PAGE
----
In features, it’s more of an audience question: Would this be a four-quadrant movie? While many writers want to write for the four quadrants, the reality is that few do. Understanding who your audience is, and what are their behaviors, would also dictate what sort of movie for what kind of budget can be made for that audience. If it could be a big summer release, the story can be told against a bigger, more expensive backdrop. If the movie would cater to the over-70 audience, its chances of being made are going to be smaller, as the over-70 set goes to the movies less often. Identifying the audience for your movie will also dictate the fashion in which it’s released (small release or wide? festivals first or straight to streamers) down the road.
Understanding who your movie or TV show is made for would help you discuss the project with a more authoritative and knowledgable voice.
What is the tone?
On most projects, tone can go many different ways, which is why it’s so important that you know not only how to define the tone of your project, but also have it sown in consistently on every page and into every plot twist. All too often we read screenplays that read like one thing for the first 10-, 20-, or 30- pages, only to transform into an entirely different kind of screenplay as we get along in the story. Which means that if an executive, agent or manager puts your screenplay or pilot down on page 10, 15 or 20, they wouldn’t have quite gotten the general gist of your project.
This is not to say that dramatic screenplays can’t have some levity, or that tension shouldn’t build in a horror or thriller screenplay. But if you are writing a thriller, banana peel type scenes or sequences will likely feel out of place with it, while lighter fare would lose its momentum if suddenly encumbered by darker, more contemplative turns that last more than mere moments.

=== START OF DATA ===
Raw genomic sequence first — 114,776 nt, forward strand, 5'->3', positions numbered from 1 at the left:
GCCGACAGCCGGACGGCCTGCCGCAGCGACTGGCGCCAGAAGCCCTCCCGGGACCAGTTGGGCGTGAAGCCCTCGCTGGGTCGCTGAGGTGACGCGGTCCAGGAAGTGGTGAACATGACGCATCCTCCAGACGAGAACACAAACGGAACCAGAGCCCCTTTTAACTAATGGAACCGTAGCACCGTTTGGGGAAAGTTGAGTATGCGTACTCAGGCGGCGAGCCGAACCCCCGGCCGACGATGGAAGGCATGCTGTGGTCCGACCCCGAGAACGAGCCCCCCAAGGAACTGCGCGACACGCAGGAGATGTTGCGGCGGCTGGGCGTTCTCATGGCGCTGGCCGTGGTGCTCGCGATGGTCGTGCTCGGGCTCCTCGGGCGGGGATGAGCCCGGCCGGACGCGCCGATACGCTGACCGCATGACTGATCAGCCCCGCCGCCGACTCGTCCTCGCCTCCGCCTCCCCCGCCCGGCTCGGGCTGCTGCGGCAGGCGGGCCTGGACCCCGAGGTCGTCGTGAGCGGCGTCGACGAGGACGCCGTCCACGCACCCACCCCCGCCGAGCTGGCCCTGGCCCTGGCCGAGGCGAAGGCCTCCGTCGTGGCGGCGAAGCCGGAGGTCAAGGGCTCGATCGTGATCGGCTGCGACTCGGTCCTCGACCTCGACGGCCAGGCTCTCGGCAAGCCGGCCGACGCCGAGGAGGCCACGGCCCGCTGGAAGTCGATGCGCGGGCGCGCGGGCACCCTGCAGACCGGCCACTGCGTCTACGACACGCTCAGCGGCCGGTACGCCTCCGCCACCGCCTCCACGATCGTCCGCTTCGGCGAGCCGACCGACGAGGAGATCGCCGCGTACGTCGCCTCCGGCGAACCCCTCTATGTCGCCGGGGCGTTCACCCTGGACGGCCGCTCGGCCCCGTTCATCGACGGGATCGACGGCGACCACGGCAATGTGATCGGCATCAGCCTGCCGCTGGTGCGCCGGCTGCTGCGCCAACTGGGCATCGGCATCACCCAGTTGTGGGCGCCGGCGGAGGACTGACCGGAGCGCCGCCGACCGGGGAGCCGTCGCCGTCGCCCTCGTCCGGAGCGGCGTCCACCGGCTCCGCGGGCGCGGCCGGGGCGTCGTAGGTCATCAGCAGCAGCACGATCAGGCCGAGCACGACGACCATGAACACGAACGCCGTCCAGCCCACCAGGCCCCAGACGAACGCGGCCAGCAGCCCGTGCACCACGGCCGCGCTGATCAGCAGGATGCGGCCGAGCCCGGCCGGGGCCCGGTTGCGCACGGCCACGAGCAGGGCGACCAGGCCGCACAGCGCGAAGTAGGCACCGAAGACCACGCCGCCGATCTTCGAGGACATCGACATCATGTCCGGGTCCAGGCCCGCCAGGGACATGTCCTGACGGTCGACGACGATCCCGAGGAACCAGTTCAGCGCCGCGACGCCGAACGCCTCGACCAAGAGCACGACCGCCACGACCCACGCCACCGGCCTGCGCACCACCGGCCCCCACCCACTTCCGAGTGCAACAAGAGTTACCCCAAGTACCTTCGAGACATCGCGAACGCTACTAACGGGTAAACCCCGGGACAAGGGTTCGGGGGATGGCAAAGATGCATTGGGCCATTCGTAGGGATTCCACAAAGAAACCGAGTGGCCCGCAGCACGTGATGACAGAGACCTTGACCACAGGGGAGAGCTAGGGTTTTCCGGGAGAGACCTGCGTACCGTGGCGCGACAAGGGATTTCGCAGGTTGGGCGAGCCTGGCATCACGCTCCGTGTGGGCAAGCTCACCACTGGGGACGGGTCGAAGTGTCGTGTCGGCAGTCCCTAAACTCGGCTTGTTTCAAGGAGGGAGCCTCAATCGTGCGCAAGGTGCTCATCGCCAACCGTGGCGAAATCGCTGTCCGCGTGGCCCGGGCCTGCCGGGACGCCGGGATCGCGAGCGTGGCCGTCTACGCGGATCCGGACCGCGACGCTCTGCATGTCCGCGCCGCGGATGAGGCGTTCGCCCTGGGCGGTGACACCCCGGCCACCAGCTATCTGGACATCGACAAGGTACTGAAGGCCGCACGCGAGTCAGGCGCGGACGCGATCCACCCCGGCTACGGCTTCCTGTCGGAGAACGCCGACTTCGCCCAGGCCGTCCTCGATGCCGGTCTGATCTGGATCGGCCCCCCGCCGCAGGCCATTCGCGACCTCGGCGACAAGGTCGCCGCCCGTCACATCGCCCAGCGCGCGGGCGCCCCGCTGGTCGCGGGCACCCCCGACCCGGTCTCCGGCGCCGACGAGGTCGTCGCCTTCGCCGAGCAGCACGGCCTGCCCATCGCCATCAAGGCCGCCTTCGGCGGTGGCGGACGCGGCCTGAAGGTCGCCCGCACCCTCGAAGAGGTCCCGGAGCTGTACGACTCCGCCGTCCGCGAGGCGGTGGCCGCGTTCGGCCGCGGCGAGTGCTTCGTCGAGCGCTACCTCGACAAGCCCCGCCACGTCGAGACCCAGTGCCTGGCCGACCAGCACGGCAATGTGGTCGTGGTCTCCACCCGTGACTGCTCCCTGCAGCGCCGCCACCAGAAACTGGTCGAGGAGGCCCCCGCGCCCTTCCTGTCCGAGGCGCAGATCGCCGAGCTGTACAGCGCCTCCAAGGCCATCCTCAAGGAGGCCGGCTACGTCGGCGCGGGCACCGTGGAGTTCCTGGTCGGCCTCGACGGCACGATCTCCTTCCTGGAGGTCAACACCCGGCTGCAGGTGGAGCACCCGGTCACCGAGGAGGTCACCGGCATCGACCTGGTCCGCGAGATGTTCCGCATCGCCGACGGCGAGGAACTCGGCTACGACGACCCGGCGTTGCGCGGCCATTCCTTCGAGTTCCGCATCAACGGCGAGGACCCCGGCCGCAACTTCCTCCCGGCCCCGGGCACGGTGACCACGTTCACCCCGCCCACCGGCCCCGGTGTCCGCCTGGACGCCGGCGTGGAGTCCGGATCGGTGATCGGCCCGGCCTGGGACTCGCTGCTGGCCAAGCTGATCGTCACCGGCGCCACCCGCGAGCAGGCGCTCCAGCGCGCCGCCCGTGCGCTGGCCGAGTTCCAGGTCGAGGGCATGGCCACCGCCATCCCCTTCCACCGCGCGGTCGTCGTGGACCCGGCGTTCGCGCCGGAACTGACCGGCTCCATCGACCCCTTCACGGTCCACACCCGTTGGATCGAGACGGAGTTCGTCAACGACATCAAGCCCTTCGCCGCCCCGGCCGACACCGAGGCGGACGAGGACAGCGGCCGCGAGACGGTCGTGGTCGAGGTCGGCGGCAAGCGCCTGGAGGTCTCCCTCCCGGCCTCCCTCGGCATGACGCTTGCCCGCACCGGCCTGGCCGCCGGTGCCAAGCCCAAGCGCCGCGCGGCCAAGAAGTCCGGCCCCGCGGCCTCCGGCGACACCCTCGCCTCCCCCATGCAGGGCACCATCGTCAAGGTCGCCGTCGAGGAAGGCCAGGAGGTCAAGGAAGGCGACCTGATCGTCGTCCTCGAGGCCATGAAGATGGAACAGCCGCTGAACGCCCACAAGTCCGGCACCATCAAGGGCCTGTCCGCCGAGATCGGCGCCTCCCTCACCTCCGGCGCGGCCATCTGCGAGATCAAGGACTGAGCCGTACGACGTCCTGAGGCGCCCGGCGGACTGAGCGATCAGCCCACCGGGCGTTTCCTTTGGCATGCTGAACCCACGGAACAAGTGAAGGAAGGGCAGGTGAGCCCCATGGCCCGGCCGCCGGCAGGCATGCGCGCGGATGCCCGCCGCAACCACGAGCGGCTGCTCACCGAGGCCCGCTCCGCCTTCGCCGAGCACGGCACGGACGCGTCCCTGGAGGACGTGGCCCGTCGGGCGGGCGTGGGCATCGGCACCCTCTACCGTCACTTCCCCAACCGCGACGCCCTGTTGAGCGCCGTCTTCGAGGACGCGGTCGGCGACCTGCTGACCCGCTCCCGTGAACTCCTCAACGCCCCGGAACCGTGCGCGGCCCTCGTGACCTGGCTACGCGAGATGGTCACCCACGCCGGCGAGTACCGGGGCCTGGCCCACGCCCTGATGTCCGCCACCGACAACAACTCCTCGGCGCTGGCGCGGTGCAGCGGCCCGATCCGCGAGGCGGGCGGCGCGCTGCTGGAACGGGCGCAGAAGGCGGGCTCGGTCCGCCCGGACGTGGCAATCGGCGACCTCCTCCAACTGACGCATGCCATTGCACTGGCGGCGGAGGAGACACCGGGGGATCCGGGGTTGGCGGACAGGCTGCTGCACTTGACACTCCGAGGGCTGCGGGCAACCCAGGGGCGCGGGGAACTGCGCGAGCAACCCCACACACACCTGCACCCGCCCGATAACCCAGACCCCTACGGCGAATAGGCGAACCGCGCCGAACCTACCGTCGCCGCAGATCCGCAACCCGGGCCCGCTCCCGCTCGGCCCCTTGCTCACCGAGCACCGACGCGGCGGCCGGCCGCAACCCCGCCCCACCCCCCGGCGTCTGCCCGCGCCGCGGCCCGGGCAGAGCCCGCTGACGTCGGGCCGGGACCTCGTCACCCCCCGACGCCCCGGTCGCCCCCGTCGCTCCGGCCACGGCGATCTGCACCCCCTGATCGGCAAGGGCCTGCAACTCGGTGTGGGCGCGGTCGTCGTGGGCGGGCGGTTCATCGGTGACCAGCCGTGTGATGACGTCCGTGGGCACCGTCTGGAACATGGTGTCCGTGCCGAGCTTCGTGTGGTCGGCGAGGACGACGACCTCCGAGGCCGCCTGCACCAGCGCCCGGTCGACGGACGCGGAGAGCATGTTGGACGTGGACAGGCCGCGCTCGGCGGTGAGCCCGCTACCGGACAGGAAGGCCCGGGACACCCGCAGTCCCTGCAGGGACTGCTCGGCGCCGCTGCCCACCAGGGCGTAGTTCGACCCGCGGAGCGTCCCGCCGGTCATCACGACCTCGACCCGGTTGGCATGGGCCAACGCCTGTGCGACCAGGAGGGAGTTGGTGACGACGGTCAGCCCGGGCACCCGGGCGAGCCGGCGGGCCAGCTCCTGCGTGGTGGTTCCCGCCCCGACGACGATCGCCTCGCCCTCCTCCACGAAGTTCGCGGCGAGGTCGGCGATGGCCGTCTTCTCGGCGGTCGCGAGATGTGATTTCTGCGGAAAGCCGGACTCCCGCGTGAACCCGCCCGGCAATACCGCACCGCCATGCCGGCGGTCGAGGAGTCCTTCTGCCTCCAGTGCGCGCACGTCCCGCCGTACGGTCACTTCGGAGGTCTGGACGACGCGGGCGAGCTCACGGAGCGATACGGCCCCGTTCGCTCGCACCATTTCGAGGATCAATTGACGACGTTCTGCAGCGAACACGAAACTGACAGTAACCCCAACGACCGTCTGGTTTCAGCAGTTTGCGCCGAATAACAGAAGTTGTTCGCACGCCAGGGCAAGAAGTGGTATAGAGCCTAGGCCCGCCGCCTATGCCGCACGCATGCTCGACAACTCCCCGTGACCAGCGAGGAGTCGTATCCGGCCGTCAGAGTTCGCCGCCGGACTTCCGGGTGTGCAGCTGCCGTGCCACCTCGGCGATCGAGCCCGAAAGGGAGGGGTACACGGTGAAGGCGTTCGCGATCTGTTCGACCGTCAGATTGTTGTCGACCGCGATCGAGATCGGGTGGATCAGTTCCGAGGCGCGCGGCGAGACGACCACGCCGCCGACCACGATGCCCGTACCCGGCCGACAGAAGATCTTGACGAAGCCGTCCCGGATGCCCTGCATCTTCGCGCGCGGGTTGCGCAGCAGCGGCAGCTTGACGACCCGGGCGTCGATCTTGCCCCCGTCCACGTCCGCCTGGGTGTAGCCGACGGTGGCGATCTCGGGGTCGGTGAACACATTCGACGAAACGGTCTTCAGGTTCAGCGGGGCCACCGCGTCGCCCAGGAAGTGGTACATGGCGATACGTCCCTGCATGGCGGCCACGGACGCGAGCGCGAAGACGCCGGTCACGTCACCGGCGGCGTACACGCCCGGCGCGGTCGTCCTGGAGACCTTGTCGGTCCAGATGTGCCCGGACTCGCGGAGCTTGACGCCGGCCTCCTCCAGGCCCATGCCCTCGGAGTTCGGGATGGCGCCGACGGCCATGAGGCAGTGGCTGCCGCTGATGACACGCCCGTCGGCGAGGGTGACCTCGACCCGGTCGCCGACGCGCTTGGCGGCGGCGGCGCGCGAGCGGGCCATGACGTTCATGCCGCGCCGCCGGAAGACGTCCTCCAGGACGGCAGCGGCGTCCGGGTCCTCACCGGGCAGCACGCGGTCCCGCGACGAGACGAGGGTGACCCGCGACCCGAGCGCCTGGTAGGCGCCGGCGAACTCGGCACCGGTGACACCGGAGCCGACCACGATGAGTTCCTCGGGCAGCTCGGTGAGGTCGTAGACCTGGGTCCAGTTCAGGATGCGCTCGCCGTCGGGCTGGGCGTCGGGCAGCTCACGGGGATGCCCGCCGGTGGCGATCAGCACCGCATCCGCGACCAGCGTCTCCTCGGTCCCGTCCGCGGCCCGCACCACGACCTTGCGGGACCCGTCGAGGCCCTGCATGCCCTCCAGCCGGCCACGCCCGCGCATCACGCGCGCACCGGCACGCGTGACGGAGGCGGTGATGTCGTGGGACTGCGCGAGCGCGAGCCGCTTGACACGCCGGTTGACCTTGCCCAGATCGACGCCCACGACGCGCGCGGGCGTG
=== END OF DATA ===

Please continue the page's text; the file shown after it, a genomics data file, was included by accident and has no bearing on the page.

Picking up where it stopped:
On the reading end, we want to understand tone from the word Go. Because tone not only galvanizes a particular piece; it also informs its target audience. If your screenplay is aimed at an adult audience, it likely can’t thrive if its tone is, in part, that of movies or TV shows made for children and teenagers; similarly, if you’re writing a family movie, it can’t take on a too deep and somber tone overall. You have to find the balance in order to really deliver on the screenplay’s progress. Not sure how to do this?
When a screenplay fails to have a cohesive tone, we hear comments like “the screenplay doesn’t know what it is yet,” or “it feels disjointed.” To avoid such comments, go back to your comps, and use those as a reference point.
The most important takeaway from this blogpost should be: No one should know more about your project than you. If you want to make sure you are ticking all the boxes and are sure that you’re ready to talk about your project as it relates not only to audience, comps and tone, but also to other elements execs, agents and managers are looking to hear about from you, you can reach out to me through my Project Pitch Cheat Sheet through my CONTACT FORM.